Comparison of Conceptual and Neural Network Rainfall-Runoff Models

Thursday, 18 December 2014
Vikas Kumar Vidyarthi and Ashu Jain, Indian Institute of Technology Kanpur, Department of Civil Engineering, Kanpur, India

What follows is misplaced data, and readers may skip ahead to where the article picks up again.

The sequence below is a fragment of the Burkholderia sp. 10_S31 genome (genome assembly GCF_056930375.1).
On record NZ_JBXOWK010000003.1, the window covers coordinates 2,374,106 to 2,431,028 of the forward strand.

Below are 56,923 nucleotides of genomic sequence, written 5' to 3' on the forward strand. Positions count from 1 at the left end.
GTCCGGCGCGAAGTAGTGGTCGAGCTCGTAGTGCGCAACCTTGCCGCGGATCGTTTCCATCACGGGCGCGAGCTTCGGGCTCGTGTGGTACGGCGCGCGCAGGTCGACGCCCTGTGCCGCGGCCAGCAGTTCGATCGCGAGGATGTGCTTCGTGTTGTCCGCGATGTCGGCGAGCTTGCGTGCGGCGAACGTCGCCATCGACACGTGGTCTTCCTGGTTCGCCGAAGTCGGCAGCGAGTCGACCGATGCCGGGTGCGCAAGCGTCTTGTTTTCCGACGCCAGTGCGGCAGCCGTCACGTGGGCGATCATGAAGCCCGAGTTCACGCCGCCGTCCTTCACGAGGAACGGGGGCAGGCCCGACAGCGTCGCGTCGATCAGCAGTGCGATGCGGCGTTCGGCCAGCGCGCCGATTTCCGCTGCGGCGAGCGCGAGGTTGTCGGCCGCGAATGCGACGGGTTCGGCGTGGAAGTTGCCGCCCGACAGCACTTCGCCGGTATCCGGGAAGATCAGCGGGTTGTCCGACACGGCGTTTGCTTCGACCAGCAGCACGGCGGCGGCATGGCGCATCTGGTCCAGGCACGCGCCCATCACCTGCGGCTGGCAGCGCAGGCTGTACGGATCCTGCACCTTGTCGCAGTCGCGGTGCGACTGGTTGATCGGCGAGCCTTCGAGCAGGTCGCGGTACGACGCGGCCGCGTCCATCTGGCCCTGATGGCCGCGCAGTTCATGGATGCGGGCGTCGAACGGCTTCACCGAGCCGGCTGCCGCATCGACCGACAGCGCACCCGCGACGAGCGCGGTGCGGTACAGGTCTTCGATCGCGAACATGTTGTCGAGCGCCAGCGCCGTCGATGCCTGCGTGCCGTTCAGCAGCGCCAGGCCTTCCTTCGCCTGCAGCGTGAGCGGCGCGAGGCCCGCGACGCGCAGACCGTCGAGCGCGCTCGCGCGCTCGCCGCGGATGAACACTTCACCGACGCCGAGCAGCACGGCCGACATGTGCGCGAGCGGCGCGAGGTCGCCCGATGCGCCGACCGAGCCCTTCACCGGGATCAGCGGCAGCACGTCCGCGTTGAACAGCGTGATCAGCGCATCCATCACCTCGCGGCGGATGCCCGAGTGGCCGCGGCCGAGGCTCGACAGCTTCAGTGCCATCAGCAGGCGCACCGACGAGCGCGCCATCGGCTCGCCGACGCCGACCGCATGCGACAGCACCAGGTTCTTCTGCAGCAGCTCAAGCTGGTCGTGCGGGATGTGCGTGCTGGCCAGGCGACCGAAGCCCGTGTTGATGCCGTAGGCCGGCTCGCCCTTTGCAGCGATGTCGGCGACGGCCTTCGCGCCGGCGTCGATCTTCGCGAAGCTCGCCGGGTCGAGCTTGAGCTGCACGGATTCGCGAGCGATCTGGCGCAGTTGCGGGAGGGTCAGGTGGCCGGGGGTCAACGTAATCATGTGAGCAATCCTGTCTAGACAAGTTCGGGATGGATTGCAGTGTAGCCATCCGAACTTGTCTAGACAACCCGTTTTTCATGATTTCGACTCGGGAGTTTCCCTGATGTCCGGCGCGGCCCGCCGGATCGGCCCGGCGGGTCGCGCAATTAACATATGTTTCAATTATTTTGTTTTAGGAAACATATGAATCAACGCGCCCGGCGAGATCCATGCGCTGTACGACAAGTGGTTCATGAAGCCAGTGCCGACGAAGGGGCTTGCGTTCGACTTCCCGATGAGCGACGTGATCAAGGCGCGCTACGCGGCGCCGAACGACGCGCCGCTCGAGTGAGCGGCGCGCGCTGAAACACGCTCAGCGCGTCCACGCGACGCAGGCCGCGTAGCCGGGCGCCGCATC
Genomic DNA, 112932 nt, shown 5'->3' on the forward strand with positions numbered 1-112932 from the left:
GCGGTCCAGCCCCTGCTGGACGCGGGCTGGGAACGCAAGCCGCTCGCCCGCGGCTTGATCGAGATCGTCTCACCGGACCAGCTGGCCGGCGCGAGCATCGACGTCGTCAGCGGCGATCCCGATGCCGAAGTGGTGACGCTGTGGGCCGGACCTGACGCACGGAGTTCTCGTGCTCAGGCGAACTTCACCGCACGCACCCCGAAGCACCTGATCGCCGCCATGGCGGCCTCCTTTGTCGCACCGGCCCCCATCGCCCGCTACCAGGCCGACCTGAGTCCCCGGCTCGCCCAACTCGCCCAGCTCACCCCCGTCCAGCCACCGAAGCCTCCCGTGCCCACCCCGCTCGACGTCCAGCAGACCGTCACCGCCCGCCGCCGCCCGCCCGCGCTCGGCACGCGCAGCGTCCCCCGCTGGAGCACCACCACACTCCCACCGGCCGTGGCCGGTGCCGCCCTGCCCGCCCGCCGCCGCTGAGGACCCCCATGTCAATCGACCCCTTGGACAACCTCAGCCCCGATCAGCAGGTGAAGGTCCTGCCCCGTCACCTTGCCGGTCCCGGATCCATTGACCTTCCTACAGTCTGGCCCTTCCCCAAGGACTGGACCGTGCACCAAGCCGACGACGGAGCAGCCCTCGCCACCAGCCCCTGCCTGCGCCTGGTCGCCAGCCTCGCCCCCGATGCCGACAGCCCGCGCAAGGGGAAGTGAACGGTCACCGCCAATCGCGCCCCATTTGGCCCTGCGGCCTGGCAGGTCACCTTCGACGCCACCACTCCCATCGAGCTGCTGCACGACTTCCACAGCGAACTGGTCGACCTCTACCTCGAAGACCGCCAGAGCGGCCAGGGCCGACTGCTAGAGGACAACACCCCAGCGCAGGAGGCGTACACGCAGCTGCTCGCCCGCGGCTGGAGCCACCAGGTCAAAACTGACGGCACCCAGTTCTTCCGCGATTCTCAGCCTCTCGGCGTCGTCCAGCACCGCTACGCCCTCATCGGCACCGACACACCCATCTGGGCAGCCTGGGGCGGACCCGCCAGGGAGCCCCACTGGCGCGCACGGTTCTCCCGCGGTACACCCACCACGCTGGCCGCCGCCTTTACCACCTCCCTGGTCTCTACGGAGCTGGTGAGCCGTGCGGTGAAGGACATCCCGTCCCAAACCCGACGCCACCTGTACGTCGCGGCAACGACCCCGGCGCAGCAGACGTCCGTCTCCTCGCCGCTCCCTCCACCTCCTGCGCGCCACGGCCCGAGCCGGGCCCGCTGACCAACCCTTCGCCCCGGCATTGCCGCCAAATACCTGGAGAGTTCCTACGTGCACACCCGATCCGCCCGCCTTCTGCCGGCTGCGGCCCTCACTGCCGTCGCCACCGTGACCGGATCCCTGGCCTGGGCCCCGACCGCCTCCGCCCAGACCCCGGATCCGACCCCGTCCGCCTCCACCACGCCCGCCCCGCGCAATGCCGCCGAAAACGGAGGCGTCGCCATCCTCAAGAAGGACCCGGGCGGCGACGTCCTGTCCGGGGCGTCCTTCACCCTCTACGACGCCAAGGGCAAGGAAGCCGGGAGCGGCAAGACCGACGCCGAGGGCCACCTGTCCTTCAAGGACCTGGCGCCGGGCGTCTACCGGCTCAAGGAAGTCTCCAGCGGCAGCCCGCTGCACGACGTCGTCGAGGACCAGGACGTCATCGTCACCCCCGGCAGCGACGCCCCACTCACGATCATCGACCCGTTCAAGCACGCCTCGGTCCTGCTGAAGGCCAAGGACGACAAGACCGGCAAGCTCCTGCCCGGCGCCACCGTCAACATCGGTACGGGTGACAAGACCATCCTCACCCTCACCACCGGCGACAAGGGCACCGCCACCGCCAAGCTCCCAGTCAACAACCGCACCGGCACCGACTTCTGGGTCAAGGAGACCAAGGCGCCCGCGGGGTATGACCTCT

Rainfall-runoff (RR) model is a key component of any water resource application. There are two types of techniques usually employed for RR modeling: physics based and data-driven techniques. Although the physics based models have been used for operational purposes for a very long time, they provide only reasonable accuracy in modeling and forecasting. On the other hand, the Artificial Neural Networks (ANNs) have been reported to provide superior modeling performance; however, they have not been acceptable by practitioners, decision makers and water resources engineers as operational tools. The ANNs one of the data driven techniques, became popular for efficient modeling of the complex natural systems in the last couple of decades. In this paper, the comparative results for conceptual and ANN models in RR modeling are presented. The conceptual models were developed by the use of rainfall-runoff library (RRL) and genetic algorithm (GA) was used for calibration of these models. Feed-forward neural network model structure trained by Levenberg-Marquardt (LM) training algorithm has been adopted here to develop all the ANN models. The daily rainfall, runoff and various climatic data derived from Bird creek basin, Oklahoma, USA were employed to develop all the models included here. Daily potential evapotranspiration (PET), which was used in conceptual model development, was calculated by the use of Penman equation. The input variables were selected on the basis of correlation analysis. The performance evaluation statistics such as average absolute relative error (AARE), Pearson’s correlation coefficient (R) and threshold statistics (TS) were used for assessing the performance of all the models developed here. The results obtained in this study show that the ANN models outperform the conventional conceptual models due to their ability to learn the non-linearity and complexity inherent in data of rainfall-runoff process in a more efficient manner. There is a strong need to carry out such studies to prove the superiority of ANN models over conventional methods in an attempt to make them acceptable by water resources community responsible for the operation of water resources systems.